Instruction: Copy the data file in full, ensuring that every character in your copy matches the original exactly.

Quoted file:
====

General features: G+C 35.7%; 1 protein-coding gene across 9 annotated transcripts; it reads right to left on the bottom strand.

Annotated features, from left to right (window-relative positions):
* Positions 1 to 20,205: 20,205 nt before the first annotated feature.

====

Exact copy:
General features: G+C 35.7%; 1 protein-coding gene across 9 annotated transcripts; it reads right to left on the bottom strand.

Annotated features, from left to right (window-relative positions):
* Positions 1 to 20,205: 20,205 nt before the first annotated feature.